Exposure to prolonged puffing can perk up levels of a stress hormone in the heart that can potentially reshape the left ventricle, according to new research.
In a Chicago University (Illinois) [CUI] study using rats as animal model, a five-week exposure to cigarette smoke was associated with the activation of enzymes called mitogen-activated protein kinases that govern cell growth and survival in heart muscle.
Activation of these enzymes may be a key event in cigarette smoke-induced heart injury, said Mariann Piano, professor of bio-behavioural health science in the CUI College of Nursing, who led the study. “Cigarette smoke contains more than 4,000 different chemicals, one of which is nicotine,” Piano said. “However, the effect of nicotine on the initiation and progression of cigarette smoke-mediated cardiovascular events remains controversial.”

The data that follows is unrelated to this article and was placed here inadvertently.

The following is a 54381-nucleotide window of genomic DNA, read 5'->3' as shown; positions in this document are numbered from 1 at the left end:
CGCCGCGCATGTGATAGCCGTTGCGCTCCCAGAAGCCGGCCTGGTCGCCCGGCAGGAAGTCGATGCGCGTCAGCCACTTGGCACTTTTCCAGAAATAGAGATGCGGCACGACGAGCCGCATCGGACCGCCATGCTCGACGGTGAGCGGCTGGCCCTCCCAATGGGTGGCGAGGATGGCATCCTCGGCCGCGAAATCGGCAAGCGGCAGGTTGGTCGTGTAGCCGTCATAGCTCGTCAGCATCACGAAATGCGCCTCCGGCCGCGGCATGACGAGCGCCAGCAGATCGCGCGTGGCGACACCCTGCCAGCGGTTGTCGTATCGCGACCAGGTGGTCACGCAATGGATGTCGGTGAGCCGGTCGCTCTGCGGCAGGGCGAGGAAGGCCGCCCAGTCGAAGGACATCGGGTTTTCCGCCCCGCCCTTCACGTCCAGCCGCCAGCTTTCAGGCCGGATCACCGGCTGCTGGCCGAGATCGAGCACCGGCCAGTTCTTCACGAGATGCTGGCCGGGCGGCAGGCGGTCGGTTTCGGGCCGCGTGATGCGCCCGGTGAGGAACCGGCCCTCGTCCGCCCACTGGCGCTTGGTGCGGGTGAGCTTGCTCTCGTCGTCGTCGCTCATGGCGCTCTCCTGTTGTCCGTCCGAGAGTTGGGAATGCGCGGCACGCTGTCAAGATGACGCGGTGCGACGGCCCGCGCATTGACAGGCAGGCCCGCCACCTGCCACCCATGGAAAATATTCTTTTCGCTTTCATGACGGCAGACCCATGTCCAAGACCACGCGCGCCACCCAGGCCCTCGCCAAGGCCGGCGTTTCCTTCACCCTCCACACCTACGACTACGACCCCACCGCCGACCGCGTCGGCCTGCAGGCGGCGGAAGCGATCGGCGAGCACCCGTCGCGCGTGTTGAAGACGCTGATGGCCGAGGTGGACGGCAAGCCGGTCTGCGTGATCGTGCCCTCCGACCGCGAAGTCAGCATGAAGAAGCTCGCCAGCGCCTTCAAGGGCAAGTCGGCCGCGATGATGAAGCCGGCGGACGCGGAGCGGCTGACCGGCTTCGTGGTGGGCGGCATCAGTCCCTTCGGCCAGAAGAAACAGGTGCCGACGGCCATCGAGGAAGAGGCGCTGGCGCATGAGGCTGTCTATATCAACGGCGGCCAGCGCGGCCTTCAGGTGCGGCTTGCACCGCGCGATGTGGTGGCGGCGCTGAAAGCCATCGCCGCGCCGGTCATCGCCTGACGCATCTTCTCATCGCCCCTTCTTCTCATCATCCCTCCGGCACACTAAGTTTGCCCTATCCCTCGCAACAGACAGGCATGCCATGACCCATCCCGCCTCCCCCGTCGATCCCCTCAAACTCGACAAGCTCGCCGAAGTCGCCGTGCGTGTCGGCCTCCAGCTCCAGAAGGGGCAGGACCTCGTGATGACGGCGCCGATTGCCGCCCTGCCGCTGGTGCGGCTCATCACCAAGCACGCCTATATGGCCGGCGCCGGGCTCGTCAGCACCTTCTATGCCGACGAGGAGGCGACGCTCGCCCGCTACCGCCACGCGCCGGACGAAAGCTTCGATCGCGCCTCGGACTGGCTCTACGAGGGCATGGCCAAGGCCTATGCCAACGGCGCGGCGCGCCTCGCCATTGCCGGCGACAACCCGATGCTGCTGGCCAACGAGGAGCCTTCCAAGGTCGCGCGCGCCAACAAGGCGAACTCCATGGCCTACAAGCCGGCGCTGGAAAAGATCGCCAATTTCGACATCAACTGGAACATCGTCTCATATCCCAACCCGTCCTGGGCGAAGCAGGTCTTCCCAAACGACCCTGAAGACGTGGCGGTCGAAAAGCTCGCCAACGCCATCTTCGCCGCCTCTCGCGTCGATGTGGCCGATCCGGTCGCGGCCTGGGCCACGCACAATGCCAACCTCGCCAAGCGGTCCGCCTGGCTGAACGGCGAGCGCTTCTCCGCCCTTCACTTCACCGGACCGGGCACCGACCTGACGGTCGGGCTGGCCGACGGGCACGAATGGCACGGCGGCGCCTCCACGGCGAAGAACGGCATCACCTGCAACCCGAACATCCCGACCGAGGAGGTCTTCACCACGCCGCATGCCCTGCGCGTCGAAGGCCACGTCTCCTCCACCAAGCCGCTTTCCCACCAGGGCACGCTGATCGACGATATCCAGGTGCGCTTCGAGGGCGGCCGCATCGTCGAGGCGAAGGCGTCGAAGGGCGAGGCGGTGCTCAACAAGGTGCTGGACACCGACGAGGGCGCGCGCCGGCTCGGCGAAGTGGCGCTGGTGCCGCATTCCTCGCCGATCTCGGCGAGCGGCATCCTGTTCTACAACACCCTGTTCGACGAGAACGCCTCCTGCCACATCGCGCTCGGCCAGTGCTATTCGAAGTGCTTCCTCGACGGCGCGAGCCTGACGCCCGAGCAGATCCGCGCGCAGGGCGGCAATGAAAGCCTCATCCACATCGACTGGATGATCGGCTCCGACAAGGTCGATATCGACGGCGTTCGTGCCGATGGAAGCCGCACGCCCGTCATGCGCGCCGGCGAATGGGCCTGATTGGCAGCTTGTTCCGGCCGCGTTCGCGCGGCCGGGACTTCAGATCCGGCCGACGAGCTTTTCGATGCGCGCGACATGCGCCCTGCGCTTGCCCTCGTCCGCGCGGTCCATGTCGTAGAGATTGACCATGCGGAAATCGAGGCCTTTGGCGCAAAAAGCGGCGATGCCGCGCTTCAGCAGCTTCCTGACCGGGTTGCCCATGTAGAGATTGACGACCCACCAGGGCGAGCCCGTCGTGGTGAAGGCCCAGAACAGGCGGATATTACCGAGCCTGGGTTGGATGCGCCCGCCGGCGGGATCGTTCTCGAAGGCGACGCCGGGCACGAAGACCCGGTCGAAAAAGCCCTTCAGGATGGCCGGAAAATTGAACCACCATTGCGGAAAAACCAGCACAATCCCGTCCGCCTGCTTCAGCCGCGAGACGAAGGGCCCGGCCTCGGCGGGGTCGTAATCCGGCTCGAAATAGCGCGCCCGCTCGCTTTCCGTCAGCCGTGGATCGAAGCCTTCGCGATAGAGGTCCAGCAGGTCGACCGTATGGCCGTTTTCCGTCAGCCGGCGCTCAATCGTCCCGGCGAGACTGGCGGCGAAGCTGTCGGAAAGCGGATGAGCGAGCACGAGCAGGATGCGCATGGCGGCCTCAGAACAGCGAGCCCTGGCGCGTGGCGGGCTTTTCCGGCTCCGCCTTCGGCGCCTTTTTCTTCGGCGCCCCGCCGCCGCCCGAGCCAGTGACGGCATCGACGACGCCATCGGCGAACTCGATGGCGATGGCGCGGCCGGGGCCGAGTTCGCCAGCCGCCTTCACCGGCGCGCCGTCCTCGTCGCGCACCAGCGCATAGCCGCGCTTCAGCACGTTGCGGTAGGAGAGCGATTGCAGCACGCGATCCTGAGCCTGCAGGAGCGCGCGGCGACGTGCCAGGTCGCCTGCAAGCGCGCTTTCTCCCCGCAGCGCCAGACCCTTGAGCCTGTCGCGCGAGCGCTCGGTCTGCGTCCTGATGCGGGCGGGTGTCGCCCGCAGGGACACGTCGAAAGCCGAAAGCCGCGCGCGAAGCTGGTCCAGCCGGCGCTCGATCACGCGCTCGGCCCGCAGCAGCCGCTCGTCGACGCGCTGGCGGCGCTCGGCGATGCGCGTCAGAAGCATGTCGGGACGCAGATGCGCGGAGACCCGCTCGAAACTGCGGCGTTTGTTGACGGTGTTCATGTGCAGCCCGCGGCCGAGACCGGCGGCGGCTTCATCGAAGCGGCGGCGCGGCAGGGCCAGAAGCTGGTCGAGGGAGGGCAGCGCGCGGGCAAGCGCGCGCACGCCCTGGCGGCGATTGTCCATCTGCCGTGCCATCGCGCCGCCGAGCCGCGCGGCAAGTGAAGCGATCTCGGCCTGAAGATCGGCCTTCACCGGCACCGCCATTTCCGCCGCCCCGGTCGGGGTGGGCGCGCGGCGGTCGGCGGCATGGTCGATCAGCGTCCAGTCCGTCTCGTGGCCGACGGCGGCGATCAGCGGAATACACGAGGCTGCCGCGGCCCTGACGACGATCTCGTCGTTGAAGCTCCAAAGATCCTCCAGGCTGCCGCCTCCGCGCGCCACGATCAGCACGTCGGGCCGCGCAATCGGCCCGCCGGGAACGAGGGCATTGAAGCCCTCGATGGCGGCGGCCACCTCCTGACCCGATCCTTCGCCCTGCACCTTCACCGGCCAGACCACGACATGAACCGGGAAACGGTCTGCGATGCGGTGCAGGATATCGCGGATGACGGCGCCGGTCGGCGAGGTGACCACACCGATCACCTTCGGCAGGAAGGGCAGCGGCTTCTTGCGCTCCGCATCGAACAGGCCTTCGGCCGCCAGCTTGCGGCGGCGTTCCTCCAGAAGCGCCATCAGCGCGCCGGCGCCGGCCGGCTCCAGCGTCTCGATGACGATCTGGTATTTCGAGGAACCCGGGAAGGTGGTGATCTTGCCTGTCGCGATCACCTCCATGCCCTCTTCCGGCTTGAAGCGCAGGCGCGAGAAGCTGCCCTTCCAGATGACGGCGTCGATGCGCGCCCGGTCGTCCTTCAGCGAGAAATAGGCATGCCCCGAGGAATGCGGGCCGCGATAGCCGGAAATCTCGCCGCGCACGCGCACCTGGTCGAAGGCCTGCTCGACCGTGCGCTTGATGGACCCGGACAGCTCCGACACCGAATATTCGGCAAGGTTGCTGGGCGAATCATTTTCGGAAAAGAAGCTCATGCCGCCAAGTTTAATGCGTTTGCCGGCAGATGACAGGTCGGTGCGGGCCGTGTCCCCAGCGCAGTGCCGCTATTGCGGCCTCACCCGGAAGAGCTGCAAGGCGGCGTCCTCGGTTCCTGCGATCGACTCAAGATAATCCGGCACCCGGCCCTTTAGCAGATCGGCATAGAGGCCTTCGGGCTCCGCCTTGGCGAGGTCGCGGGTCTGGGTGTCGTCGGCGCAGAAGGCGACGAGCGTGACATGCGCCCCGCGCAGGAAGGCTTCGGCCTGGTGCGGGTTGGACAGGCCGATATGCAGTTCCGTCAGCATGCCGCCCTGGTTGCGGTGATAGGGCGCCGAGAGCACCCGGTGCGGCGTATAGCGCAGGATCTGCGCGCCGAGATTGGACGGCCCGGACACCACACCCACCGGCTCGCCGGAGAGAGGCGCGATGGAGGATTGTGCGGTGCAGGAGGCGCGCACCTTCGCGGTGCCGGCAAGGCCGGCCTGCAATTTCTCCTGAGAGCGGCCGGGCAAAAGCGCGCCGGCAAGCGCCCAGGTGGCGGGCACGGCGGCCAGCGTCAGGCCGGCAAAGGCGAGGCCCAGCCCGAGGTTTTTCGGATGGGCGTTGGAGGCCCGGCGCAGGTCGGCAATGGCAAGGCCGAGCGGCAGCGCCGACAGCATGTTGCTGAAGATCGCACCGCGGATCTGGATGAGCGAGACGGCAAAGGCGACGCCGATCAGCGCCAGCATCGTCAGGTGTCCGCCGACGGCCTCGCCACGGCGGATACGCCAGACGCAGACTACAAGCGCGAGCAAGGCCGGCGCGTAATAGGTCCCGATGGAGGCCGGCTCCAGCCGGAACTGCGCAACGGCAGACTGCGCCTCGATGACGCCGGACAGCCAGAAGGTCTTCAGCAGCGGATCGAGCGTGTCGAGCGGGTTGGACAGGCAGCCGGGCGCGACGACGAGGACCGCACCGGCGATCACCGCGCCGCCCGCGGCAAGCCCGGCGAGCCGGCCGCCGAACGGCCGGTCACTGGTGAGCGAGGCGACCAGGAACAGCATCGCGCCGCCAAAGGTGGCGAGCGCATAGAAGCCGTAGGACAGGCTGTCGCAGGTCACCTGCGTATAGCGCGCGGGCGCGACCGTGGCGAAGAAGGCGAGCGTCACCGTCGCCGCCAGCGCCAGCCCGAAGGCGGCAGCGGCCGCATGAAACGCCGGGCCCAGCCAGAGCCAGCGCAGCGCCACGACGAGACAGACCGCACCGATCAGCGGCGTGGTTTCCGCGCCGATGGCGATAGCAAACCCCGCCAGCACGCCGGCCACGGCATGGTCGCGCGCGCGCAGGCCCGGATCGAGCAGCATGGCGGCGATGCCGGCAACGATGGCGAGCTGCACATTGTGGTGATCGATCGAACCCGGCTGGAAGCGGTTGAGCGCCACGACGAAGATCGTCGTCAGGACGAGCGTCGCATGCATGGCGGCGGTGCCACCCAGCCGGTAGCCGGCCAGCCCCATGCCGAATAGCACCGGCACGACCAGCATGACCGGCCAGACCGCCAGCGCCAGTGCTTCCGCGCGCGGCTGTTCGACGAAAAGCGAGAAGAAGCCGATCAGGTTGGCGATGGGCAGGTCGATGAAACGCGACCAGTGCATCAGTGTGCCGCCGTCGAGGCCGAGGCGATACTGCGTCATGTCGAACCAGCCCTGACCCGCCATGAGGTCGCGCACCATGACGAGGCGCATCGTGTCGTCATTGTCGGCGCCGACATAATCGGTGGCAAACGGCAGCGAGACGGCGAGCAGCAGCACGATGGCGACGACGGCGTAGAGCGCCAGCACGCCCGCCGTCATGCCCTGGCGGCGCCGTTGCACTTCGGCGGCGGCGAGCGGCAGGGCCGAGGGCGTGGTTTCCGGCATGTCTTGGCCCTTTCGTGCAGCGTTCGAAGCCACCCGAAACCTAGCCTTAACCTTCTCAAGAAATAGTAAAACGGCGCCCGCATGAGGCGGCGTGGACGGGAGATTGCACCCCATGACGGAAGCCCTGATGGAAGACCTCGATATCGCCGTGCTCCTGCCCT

To date, small clinical trials of nicotine replacement therapies have not shown increased cardiovascular risk, even in patients with cardiovascular disease, Piano said. This suggested the need to study cigarette smoke as a whole, according to a Chicago release. In the new study, rats were exposed either to cigarette smoke or to normal room air. After five weeks, the animals were examined by echocardiography. Heart tissue was examined under the microscope and by Western blot analysis, used to detect specific proteins in tissue samples. The results showed exposure to cigarette smoke was associated with significant changes in the shape of the left ventricle, the heart’s main pumping chamber, and an increase in the levels of the activated forms of the enzymes in the heart muscle. Researchers also found increased levels of norepinephrine, a hormone released when a stressful event causes any of a host of physiological changes, in urine samples taken from the animals.